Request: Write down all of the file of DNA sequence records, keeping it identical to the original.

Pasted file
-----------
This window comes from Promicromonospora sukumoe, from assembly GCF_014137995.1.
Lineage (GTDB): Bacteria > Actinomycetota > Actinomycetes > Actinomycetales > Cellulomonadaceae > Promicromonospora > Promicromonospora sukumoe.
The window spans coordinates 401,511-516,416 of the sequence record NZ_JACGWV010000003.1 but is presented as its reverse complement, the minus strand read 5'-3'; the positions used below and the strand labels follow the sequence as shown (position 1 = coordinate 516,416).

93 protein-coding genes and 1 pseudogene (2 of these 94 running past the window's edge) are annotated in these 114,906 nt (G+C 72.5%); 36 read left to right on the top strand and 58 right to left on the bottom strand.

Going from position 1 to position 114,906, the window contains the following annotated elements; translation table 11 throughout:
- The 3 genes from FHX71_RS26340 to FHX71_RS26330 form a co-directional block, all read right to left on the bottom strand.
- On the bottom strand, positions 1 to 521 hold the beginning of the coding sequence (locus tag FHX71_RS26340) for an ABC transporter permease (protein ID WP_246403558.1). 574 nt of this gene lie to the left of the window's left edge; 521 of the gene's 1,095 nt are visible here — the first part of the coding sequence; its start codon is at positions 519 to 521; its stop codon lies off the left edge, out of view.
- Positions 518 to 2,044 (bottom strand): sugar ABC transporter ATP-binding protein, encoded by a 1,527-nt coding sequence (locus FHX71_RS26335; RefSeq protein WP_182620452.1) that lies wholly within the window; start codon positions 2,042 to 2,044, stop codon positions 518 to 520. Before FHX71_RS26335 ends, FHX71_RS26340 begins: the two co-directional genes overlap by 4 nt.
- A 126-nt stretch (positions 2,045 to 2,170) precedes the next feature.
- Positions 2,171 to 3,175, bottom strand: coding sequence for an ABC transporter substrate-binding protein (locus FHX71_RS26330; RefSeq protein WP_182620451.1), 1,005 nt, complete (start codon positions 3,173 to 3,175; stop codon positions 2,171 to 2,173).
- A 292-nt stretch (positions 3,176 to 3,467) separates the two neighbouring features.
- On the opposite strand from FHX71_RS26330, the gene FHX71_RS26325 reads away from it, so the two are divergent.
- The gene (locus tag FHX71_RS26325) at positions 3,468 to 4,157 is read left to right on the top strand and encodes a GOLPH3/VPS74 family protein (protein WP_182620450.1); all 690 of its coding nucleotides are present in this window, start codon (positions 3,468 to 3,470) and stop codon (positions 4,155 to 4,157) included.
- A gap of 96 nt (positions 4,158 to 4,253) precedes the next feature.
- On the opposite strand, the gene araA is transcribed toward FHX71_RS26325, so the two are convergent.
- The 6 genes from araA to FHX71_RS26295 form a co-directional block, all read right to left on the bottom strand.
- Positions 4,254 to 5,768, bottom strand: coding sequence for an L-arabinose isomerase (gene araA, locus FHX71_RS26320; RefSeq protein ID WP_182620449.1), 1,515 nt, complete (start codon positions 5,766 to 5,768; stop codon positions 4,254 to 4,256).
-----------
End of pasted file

This window comes from Promicromonospora sukumoe, from assembly GCF_014137995.1.
Lineage (GTDB): Bacteria > Actinomycetota > Actinomycetes > Actinomycetales > Cellulomonadaceae > Promicromonospora > Promicromonospora sukumoe.
The window spans coordinates 401,511-516,416 of the sequence record NZ_JACGWV010000003.1 but is presented as its reverse complement, the minus strand read 5'-3'; the positions used below and the strand labels follow the sequence as shown (position 1 = coordinate 516,416).

93 protein-coding genes and 1 pseudogene (2 of these 94 running past the window's edge) are annotated in these 114,906 nt (G+C 72.5%); 36 read left to right on the top strand and 58 right to left on the bottom strand.

Going from position 1 to position 114,906, the window contains the following annotated elements; translation table 11 throughout:
- The 3 genes from FHX71_RS26340 to FHX71_RS26330 form a co-directional block, all read right to left on the bottom strand.
- On the bottom strand, positions 1 to 521 hold the beginning of the coding sequence (locus tag FHX71_RS26340) for an ABC transporter permease (protein ID WP_246403558.1). 574 nt of this gene lie to the left of the window's left edge; 521 of the gene's 1,095 nt are visible here — the first part of the coding sequence; its start codon is at positions 519 to 521; its stop codon lies off the left edge, out of view.
- Positions 518 to 2,044 (bottom strand): sugar ABC transporter ATP-binding protein, encoded by a 1,527-nt coding sequence (locus FHX71_RS26335; RefSeq protein WP_182620452.1) that lies wholly within the window; start codon positions 2,042 to 2,044, stop codon positions 518 to 520. Before FHX71_RS26335 ends, FHX71_RS26340 begins: the two co-directional genes overlap by 4 nt.
- A 126-nt stretch (positions 2,045 to 2,170) precedes the next feature.
- Positions 2,171 to 3,175, bottom strand: coding sequence for an ABC transporter substrate-binding protein (locus FHX71_RS26330; RefSeq protein WP_182620451.1), 1,005 nt, complete (start codon positions 3,173 to 3,175; stop codon positions 2,171 to 2,173).
- A 292-nt stretch (positions 3,176 to 3,467) separates the two neighbouring features.
- On the opposite strand from FHX71_RS26330, the gene FHX71_RS26325 reads away from it, so the two are divergent.
- The gene (locus tag FHX71_RS26325) at positions 3,468 to 4,157 is read left to right on the top strand and encodes a GOLPH3/VPS74 family protein (protein WP_182620450.1); all 690 of its coding nucleotides are present in this window, start codon (positions 3,468 to 3,470) and stop codon (positions 4,155 to 4,157) included.
- A gap of 96 nt (positions 4,158 to 4,253) precedes the next feature.
- On the opposite strand, the gene araA is transcribed toward FHX71_RS26325, so the two are convergent.
- The 6 genes from araA to FHX71_RS26295 form a co-directional block, all read right to left on the bottom strand.
- Positions 4,254 to 5,768, bottom strand: coding sequence for an L-arabinose isomerase (gene araA, locus FHX71_RS26320; RefSeq protein ID WP_182620449.1), 1,515 nt, complete (start codon positions 5,766 to 5,768; stop codon positions 4,254 to 4,256).